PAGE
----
Article

Steatosi associata al virus dell'epatite C e steatosi metabolica. Patologie diverse o sovrapposte?

ABSTRACT tensione e aterosclerosi sono strettamente associati sia alla semplice steatosi che alla NASH. L'infezione cronica da virus dell'epatite C (HCV) è la più frequente nel mondo ed è la principale causa di car-cinoma epatocellulare e di cirrosi in lista d'attesa per tra-pianto di fegato 7 . Diversamente da quanto osservato nell'infezione cronica da virus dell'epatite B e nelle epa-topatie autoimmuni, l'infezione da HCV si associa a stea-tosi epatica in una percentuale significativamente più ele-vata di casi 8-10 ed è in questi un importante cofattore di ma-lattia che promuove la progressione del danno epatico 11-13 . La steatosi osservata in corso di infezione da HCV è con-siderata un'entità nosografica autonoma 14,15 . Insulino-resistenza, alterato metabolismo lipidico, lipo-perossidazione, stress ossidativo e alterazioni mitocon-driali sono meccanismi patogenetici che inducono il dan-no epatico e la sua progressione, sia nella NAFLD, che nell'infezione da HCV 16-25 . Dal versante clinico la NAFLD e l'infezione da HCV presentano le seguenti analogie: as-sociazione a fenomeni autoimmuni 26 e manifestazioni extraepatiche 27-30 ; presenza di quadro istologico severo a U.O. di Medicina Interna e Gastroenterologia (Direttore: Dr. Enrico De Micheli), Ospedale Civile di Modena, *Medicina 3 (Direttore: Prof. Nicola Carulli), Dipartimento di Medicina e Specialità Mediche, Università degli Studi di Modena e Reggio Emilia **Divisione di Medicina Interna ed Epatologia (Direttore: Prof. Giuseppe Ruggiero), Seconda Università degli Studi di Napoli Cofinanziamento: MIUR anno 2002; protocollo 2002 062883001 e COFIN 2004 061213_001.

0 Bookmarks
 · 
59 Views
  • [Show abstract] [Hide abstract]
    ABSTRACT: Increased levels of tumor necrosis factor (TNF)-alpha and oxidative stress have been implicated as factors contributing to hepatic injury in fatty liver diseases. As steatosis is associated with an accelerated progression of fibrosis in chronic hepatitis C (HCV), we hypothesized that the messenger (m)RNA expression of genes involved with the production of reactive oxygen species, inflammation and cellular injury would be increased in liver tissue from subjects with steatosis and chronic HCV. Real-time polymerase chain reaction was performed to determine relative mRNA expression levels of collagen I, TNF-alpha, cytochrome P450 2E1 (CYP 2E1), transforming growth factor-beta1 and CD14 in liver biopsies from 38 patients with chronic HCV. The mRNA expression levels were compared between subjects with and without steatosis, fibrosis, and inflammation. Multivariate analysis demonstrated that collagen I mRNA expression was increased by 199% in steatosis (P = 0.02), 85% in moderate to severe fibrosis (P = 0.02) and 157% in inflammation (P = 0.03). Livers of patients with steatosis also had an increase in TNF-alpha mRNA expression by 50% (P = 0.03) and CYP 2E1 expression by 37% (P = 0.04) compared with non-steatotic livers. Tumor necrosis factor-alpha protein was localized to Kupffer cells, bile ducts and portal inflammatory cells by immunohistochemistry. Increased expression of TNF-alpha may be involved in the pathogenesis of liver injury and progression of fibrosis in individuals who have steatosis in association with chronic HCV.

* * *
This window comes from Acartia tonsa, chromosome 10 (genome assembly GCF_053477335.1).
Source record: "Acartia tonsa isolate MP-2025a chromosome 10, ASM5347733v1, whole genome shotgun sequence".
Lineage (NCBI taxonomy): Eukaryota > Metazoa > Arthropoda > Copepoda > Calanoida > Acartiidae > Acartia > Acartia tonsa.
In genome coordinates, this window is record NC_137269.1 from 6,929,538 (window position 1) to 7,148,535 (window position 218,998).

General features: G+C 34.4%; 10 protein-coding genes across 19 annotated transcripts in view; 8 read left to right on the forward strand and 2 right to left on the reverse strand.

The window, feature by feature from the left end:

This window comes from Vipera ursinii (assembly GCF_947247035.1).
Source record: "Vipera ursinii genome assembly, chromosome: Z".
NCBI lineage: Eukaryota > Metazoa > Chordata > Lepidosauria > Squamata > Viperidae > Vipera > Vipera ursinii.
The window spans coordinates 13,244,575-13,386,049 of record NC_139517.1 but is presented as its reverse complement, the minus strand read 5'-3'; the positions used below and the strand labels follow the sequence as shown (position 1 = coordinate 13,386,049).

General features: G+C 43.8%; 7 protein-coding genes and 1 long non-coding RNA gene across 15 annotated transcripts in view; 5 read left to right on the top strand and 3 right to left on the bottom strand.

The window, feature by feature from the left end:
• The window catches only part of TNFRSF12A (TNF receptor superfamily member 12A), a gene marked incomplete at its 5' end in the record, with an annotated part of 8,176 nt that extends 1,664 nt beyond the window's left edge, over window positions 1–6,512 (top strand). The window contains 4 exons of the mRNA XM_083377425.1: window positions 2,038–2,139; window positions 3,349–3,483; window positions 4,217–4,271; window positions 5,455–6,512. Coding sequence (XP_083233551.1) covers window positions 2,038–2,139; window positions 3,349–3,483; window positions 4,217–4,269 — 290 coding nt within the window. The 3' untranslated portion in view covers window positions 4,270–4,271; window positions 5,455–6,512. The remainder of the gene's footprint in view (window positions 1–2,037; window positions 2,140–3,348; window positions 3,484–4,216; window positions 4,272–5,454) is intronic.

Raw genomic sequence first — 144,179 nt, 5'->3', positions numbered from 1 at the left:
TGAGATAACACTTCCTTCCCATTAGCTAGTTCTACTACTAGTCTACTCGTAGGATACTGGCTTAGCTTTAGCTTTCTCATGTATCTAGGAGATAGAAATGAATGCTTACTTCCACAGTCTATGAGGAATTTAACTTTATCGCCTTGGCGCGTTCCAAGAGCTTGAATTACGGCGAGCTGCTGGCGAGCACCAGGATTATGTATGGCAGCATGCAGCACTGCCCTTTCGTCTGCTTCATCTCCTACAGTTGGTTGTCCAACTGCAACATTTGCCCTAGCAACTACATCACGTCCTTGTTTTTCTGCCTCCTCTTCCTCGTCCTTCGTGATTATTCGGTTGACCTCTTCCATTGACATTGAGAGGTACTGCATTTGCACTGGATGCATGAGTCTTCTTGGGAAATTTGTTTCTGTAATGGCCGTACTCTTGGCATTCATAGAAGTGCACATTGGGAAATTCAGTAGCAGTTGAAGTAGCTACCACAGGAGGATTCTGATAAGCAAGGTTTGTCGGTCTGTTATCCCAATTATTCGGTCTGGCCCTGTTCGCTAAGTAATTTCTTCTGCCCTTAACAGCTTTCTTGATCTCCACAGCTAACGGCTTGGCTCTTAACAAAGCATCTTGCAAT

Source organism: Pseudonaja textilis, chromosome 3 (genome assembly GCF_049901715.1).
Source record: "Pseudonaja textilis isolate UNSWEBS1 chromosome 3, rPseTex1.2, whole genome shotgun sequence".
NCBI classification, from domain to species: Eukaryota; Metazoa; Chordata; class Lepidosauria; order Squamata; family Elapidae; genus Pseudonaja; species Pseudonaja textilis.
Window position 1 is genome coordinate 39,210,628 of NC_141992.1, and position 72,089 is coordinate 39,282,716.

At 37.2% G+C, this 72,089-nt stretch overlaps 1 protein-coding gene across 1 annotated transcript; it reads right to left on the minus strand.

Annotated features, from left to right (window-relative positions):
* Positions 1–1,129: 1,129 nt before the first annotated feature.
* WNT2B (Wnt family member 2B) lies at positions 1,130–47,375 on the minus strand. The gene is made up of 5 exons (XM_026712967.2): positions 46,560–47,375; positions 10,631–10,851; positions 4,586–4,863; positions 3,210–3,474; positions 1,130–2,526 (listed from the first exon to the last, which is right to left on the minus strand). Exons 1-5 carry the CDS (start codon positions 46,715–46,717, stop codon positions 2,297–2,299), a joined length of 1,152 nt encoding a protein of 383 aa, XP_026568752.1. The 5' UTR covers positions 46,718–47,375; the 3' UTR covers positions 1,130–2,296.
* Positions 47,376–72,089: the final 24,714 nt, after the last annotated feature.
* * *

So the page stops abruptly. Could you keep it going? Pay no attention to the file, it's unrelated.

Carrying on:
Journal of Gastroenterology and Hepatology 05/2003; 18(4):386-92. · 3.33 Impact Factor
  • Source
    [Show abstract] [Hide abstract]
    ABSTRACT: We have generated a transgenic mouse with no white fat tissue throughout life. These mice express a dominant-negative protein, termed A-ZIP/F, under the control of the adipose-specific aP2 enhancer/promoter. This protein prevents the DNA binding of B-ZIP transcription factors of both the C/EBP and Jun families. The transgenic mice (named A-ZIP/F-1) have no white adipose tissue and dramatically reduced amounts of brown adipose tissue, which is inactive. They are initially growth delayed, but by week 12, surpass their littermates in weight. The mice eat, drink, and urinate copiously, have decreased fecundity, premature death, and frequently die after anesthesia. The physiological consequences of having no white fat tissue are profound. The liver is engorged with lipid, and the internal organs are enlarged. The mice are diabetic, with reduced leptin (20-fold) and elevated serum glucose (3-fold), insulin (50- to 400-fold), free fatty acids (2-fold), and triglycerides (3- to 5-fold). The A-ZIP/F-1 phenotype suggests a mouse model for the human disease lipoatrophic diabetes (Seip-Berardinelli syndrome), indicating that the lack of fat can cause diabetes. The myriad of consequences of having no fat throughout development can be addressed with this model.
    Genes & Development 11/1998; 12(20):3168-81. · 12.44 Impact Factor
  • [Show abstract] [Hide abstract]
    ABSTRACT: GASTROENTEROLOGY 1999;117:1241-1244
    Gastroenterology 12/1999; 117(5):1241-4. · 12.82 Impact Factor

Full-text (2 Sources)

View
9 Downloads
Available from
May 20, 2014